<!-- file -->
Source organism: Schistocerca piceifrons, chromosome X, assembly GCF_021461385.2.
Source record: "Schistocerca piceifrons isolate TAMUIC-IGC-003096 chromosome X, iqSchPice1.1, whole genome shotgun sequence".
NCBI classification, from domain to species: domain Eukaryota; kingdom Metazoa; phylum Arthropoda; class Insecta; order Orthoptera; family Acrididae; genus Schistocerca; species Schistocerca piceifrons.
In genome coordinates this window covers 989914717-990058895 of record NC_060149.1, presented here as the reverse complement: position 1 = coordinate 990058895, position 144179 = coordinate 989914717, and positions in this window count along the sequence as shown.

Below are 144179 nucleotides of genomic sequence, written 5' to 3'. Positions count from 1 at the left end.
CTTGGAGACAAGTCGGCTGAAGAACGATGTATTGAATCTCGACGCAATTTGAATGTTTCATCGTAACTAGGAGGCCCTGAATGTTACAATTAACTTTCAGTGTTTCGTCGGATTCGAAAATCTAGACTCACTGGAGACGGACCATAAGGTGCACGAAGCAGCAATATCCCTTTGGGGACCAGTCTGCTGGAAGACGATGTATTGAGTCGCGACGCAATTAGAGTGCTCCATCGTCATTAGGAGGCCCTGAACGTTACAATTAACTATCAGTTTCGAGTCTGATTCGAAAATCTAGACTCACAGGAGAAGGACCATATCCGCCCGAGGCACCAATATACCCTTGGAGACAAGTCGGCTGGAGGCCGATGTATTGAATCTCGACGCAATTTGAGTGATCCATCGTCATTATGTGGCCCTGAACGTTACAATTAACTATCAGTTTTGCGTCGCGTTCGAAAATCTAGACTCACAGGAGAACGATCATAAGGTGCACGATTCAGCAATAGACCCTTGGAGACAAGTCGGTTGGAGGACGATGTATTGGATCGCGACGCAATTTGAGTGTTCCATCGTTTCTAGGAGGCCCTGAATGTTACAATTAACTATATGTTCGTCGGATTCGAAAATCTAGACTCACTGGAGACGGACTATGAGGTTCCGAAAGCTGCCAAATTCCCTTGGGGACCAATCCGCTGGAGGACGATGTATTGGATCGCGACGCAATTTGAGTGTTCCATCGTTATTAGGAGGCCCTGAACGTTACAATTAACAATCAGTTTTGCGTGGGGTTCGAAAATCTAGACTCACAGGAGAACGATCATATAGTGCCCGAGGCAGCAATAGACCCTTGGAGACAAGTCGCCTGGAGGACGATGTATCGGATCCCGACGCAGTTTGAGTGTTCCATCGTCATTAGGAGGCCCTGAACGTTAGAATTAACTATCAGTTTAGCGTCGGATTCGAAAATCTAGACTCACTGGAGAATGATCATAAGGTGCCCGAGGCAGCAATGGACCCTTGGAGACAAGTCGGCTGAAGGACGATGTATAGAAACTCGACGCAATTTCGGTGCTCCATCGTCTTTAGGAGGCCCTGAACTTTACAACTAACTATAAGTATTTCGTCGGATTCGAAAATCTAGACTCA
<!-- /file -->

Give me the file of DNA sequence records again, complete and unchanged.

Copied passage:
Source organism: Schistocerca piceifrons, chromosome X, assembly GCF_021461385.2.
Source record: "Schistocerca piceifrons isolate TAMUIC-IGC-003096 chromosome X, iqSchPice1.1, whole genome shotgun sequence".
NCBI classification, from domain to species: domain Eukaryota; kingdom Metazoa; phylum Arthropoda; class Insecta; order Orthoptera; family Acrididae; genus Schistocerca; species Schistocerca piceifrons.
In genome coordinates this window covers 989914717-990058895 of record NC_060149.1, presented here as the reverse complement: position 1 = coordinate 990058895, position 144179 = coordinate 989914717, and positions in this window count along the sequence as shown.

Below are 144179 nucleotides of genomic sequence, written 5' to 3'. Positions count from 1 at the left end.
CTTGGAGACAAGTCGGCTGAAGAACGATGTATTGAATCTCGACGCAATTTGAATGTTTCATCGTAACTAGGAGGCCCTGAATGTTACAATTAACTTTCAGTGTTTCGTCGGATTCGAAAATCTAGACTCACTGGAGACGGACCATAAGGTGCACGAAGCAGCAATATCCCTTTGGGGACCAGTCTGCTGGAAGACGATGTATTGAGTCGCGACGCAATTAGAGTGCTCCATCGTCATTAGGAGGCCCTGAACGTTACAATTAACTATCAGTTTCGAGTCTGATTCGAAAATCTAGACTCACAGGAGAAGGACCATATCCGCCCGAGGCACCAATATACCCTTGGAGACAAGTCGGCTGGAGGCCGATGTATTGAATCTCGACGCAATTTGAGTGATCCATCGTCATTATGTGGCCCTGAACGTTACAATTAACTATCAGTTTTGCGTCGCGTTCGAAAATCTAGACTCACAGGAGAACGATCATAAGGTGCACGATTCAGCAATAGACCCTTGGAGACAAGTCGGTTGGAGGACGATGTATTGGATCGCGACGCAATTTGAGTGTTCCATCGTTTCTAGGAGGCCCTGAATGTTACAATTAACTATATGTTCGTCGGATTCGAAAATCTAGACTCACTGGAGACGGACTATGAGGTTCCGAAAGCTGCCAAATTCCCTTGGGGACCAATCCGCTGGAGGACGATGTATTGGATCGCGACGCAATTTGAGTGTTCCATCGTTATTAGGAGGCCCTGAACGTTACAATTAACAATCAGTTTTGCGTGGGGTTCGAAAATCTAGACTCACAGGAGAACGATCATATAGTGCCCGAGGCAGCAATAGACCCTTGGAGACAAGTCGCCTGGAGGACGATGTATCGGATCCCGACGCAGTTTGAGTGTTCCATCGTCATTAGGAGGCCCTGAACGTTAGAATTAACTATCAGTTTAGCGTCGGATTCGAAAATCTAGACTCACTGGAGAATGATCATAAGGTGCCCGAGGCAGCAATGGACCCTTGGAGACAAGTCGGCTGAAGGACGATGTATAGAAACTCGACGCAATTTCGGTGCTCCATCGTCTTTAGGAGGCCCTGAACTTTACAACTAACTATAAGTATTTCGTCGGATTCGAAAATCTAGACTCA